TFA also has a turnover rate much higher than the national average for new teachers. TFA typically claims about 50-60% of their alums remain in the “education field.”  This vague assertion avoids noting the much smaller percentage of TFA teachers that actually stay teaching in public education and the even smaller percentage of TFA teachers that stay in their initial placement. Independent peer-reviewed research published by Donaldson and Moore Johnson found that while the majority of TFA teachers leave their assignments after two years, 28% of TFA teachers do remain public school teachers after five years— compared to about 50% of non-TFA teachers. After seven years, only 5% are still teaching in their initial TFA placement. TFA will toss out all sorts of attrition statistics in casual conversation and in the media, but these are independent data.

I find it invaluable to hear feedback from constituents who have had first-hand experience with federally-supported programs like TFA (The feds give TFA tens of millions of dollars every year). As Chairman of the Senate Committee on Health, Education, Labor and Pensions (HELP) and Chairman of the Senate Appropriations subcommittee that funds education initiatives like TFA, please know that I will remember her criticisms and suggestions when I consider future legislation or budget items related to this program.

Maybe I might make an about-face on the high-quality teacher provision that I weakened and snuck into the budget bill to reopen the government. Or maybe I will reduce the tens of millions of dollars that are authorized for TFA from the federal government each year. Or maybe I will discourage colleagues and committees from accepting education staffers paid by a billionaire to do TFA’s bidding in the capitol. Or maybe not.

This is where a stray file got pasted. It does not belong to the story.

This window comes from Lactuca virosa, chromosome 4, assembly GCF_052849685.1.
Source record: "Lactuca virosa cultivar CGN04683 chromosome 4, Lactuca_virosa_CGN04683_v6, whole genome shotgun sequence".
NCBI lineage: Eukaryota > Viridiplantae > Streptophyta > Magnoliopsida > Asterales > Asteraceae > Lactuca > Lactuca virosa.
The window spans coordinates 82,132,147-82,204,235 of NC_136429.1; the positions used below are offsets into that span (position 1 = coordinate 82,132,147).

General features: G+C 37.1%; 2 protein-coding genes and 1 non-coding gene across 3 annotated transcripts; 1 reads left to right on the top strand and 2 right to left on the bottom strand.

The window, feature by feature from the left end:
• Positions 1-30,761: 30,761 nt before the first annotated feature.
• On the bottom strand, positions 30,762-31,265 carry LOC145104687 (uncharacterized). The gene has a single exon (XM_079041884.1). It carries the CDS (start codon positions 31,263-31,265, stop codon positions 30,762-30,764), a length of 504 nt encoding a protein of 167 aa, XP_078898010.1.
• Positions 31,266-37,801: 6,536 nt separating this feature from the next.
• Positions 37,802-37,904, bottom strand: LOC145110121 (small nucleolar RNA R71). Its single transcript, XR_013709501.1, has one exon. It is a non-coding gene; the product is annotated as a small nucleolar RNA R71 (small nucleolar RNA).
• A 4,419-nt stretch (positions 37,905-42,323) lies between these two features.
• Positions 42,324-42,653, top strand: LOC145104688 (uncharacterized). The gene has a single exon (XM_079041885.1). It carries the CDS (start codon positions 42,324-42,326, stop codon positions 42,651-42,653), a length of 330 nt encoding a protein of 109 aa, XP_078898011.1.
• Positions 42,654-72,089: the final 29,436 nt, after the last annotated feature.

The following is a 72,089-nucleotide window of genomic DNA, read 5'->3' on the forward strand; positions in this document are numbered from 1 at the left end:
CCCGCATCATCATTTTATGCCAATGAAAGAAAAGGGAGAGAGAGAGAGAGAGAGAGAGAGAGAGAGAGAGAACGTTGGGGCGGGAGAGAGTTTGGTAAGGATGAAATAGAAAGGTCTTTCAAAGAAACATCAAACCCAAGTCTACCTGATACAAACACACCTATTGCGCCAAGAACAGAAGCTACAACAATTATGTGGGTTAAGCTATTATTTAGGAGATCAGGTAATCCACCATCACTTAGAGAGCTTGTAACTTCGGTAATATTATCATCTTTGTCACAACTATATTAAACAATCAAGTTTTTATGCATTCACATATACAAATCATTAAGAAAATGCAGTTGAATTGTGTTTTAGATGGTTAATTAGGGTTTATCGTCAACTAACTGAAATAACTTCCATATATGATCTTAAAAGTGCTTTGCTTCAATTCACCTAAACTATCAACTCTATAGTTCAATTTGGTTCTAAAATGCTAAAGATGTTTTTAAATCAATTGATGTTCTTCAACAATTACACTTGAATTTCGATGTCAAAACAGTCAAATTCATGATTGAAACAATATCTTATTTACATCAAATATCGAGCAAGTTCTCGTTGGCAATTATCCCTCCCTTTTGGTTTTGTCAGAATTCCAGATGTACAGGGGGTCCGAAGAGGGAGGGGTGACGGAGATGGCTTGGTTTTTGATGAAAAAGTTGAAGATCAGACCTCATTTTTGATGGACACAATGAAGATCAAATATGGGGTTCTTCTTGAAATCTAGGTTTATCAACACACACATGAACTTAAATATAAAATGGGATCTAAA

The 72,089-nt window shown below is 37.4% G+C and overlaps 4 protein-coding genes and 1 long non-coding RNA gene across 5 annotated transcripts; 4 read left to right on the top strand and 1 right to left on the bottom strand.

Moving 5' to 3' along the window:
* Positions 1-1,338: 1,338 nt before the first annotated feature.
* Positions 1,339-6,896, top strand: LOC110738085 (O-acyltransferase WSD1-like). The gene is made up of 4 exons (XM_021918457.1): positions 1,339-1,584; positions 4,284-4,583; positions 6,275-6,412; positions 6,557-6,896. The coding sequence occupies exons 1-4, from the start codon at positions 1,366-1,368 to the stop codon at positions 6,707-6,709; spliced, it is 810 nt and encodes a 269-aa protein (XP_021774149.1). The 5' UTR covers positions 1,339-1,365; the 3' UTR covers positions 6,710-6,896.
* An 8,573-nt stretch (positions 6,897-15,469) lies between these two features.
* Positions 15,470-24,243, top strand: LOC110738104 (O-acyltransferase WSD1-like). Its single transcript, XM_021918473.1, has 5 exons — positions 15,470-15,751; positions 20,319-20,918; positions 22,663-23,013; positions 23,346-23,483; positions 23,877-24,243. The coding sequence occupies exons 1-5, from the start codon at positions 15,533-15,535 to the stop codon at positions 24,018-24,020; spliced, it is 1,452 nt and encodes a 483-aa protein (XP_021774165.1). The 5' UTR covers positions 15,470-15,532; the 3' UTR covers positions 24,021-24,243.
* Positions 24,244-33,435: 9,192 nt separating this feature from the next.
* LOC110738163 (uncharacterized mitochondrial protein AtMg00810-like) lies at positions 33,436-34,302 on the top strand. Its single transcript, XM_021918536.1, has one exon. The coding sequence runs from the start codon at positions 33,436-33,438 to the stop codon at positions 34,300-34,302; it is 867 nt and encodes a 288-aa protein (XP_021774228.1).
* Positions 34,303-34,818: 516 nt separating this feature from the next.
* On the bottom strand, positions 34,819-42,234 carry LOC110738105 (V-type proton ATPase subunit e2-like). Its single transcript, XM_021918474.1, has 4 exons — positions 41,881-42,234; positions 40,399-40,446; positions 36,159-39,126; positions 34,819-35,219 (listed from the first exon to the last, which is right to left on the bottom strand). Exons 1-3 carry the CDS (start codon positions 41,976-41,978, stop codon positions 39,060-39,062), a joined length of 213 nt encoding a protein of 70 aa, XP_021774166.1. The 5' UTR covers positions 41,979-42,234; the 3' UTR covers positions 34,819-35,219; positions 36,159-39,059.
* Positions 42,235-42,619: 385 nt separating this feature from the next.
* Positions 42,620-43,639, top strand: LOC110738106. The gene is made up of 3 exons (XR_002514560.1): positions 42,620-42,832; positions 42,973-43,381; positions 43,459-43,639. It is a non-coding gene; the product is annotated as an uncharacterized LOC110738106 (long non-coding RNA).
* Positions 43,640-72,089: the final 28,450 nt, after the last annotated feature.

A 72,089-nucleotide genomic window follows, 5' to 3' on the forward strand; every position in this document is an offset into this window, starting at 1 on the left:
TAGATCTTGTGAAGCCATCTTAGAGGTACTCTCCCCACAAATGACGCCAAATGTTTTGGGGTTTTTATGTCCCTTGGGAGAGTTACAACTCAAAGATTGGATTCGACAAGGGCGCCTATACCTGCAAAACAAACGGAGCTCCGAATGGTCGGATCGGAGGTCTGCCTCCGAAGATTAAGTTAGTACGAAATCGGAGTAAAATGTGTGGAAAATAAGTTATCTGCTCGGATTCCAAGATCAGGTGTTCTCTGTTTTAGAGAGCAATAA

Again, thank you for writing to me.  I hope that your daughter’s experience with TFA does not dull her passion for public service and civic engagement.  Please do not hesitate to contact me again in the future about any issue that concerns you.

Sincerely,

Tom Harkin

United States Senator

For all of Cloaking Inequity’s posts on TFA go here.

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Categories: Teach For America, Teacher Quality

Author:Julian Vasquez Heilig

Julian Vasquez Heilig is currently an Associate Professor of Educational Policy and Planning and African and African Diaspora Studies (by courtesy) at the University of Texas at Austin.

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  1. Julian Vasquez Heilig Gives a Lesson to Senator Harkin About TFA | Diane Ravitch's blog - January 21, 2014

    […] A mother who lives in Iowa wrote her Senator to complain about her daughter’s terrible experience in Teach for America. Her Senator is Tom Harkin, chairman of the Senate Committee responsible for education. The Senator sent her a response which she found unsatisfactory. She sent the Senator”s letter to me, and I asked Dr. Julian Vasquez Heilig of the University of Texas to review the accuracy of the letter. So, first comes the letter sent by Senator Harkin, then Dr. Heilig’s critique: […]

  2. School of Doubt | Required Reading 1/23/2014 - January 23, 2014

    […] Vasquez Heilig at Cloaking Inequality does a favor for Tom Harkin in answering questions about Teach for America. Thanks Dr […]